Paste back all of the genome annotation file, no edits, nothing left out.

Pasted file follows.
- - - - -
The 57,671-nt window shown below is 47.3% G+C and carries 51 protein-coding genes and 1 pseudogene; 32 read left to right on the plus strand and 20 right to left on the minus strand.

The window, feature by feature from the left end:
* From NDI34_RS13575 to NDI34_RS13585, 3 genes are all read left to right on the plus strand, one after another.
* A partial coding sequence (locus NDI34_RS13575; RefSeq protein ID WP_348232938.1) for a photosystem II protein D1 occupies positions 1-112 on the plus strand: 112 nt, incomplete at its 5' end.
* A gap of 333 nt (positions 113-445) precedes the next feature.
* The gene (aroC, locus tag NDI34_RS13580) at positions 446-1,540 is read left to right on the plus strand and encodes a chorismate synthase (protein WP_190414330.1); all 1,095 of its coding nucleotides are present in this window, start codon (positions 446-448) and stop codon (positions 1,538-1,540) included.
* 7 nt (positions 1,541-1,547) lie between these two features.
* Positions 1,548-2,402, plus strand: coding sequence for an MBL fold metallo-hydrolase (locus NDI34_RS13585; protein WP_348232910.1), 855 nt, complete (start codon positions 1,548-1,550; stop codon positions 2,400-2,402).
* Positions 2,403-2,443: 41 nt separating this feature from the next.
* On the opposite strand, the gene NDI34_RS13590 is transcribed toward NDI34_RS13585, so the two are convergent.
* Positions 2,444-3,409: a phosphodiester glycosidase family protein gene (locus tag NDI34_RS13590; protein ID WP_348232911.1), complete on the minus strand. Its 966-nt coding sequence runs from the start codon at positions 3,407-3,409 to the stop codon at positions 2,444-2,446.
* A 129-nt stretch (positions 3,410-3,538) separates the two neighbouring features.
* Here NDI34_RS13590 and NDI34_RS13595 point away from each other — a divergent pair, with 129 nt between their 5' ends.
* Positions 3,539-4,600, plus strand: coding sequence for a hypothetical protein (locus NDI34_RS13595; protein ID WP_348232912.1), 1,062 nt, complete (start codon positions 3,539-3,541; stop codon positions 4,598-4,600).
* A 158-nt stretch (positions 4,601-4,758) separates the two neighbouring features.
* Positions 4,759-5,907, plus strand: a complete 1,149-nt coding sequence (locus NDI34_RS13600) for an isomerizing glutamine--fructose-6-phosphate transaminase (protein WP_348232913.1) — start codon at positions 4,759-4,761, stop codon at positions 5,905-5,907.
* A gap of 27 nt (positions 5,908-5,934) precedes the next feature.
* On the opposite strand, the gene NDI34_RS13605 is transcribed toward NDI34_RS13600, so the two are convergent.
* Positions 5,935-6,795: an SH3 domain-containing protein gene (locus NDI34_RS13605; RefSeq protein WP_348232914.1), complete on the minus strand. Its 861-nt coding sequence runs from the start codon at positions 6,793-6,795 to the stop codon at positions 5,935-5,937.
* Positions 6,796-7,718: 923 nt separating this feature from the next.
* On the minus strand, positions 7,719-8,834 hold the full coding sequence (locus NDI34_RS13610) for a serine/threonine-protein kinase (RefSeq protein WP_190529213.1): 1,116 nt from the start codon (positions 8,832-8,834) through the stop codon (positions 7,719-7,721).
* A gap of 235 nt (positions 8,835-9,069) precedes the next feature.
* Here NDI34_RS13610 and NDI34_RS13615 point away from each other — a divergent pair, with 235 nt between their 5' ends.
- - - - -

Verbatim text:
The 57,671-nt window shown below is 47.3% G+C and carries 51 protein-coding genes and 1 pseudogene; 32 read left to right on the plus strand and 20 right to left on the minus strand.

The window, feature by feature from the left end:
* From NDI34_RS13575 to NDI34_RS13585, 3 genes are all read left to right on the plus strand, one after another.
* A partial coding sequence (locus NDI34_RS13575; RefSeq protein ID WP_348232938.1) for a photosystem II protein D1 occupies positions 1-112 on the plus strand: 112 nt, incomplete at its 5' end.
* A gap of 333 nt (positions 113-445) precedes the next feature.
* The gene (aroC, locus tag NDI34_RS13580) at positions 446-1,540 is read left to right on the plus strand and encodes a chorismate synthase (protein WP_190414330.1); all 1,095 of its coding nucleotides are present in this window, start codon (positions 446-448) and stop codon (positions 1,538-1,540) included.
* 7 nt (positions 1,541-1,547) lie between these two features.
* Positions 1,548-2,402, plus strand: coding sequence for an MBL fold metallo-hydrolase (locus NDI34_RS13585; protein WP_348232910.1), 855 nt, complete (start codon positions 1,548-1,550; stop codon positions 2,400-2,402).
* Positions 2,403-2,443: 41 nt separating this feature from the next.
* On the opposite strand, the gene NDI34_RS13590 is transcribed toward NDI34_RS13585, so the two are convergent.
* Positions 2,444-3,409: a phosphodiester glycosidase family protein gene (locus tag NDI34_RS13590; protein ID WP_348232911.1), complete on the minus strand. Its 966-nt coding sequence runs from the start codon at positions 3,407-3,409 to the stop codon at positions 2,444-2,446.
* A 129-nt stretch (positions 3,410-3,538) separates the two neighbouring features.
* Here NDI34_RS13590 and NDI34_RS13595 point away from each other — a divergent pair, with 129 nt between their 5' ends.
* Positions 3,539-4,600, plus strand: coding sequence for a hypothetical protein (locus NDI34_RS13595; protein ID WP_348232912.1), 1,062 nt, complete (start codon positions 3,539-3,541; stop codon positions 4,598-4,600).
* A 158-nt stretch (positions 4,601-4,758) separates the two neighbouring features.
* Positions 4,759-5,907, plus strand: a complete 1,149-nt coding sequence (locus NDI34_RS13600) for an isomerizing glutamine--fructose-6-phosphate transaminase (protein WP_348232913.1) — start codon at positions 4,759-4,761, stop codon at positions 5,905-5,907.
* A gap of 27 nt (positions 5,908-5,934) precedes the next feature.
* On the opposite strand, the gene NDI34_RS13605 is transcribed toward NDI34_RS13600, so the two are convergent.
* Positions 5,935-6,795: an SH3 domain-containing protein gene (locus NDI34_RS13605; RefSeq protein WP_348232914.1), complete on the minus strand. Its 861-nt coding sequence runs from the start codon at positions 6,793-6,795 to the stop codon at positions 5,935-5,937.
* Positions 6,796-7,718: 923 nt separating this feature from the next.
* On the minus strand, positions 7,719-8,834 hold the full coding sequence (locus NDI34_RS13610) for a serine/threonine-protein kinase (RefSeq protein WP_190529213.1): 1,116 nt from the start codon (positions 8,832-8,834) through the stop codon (positions 7,719-7,721).
* A gap of 235 nt (positions 8,835-9,069) precedes the next feature.
* Here NDI34_RS13610 and NDI34_RS13615 point away from each other — a divergent pair, with 235 nt between their 5' ends.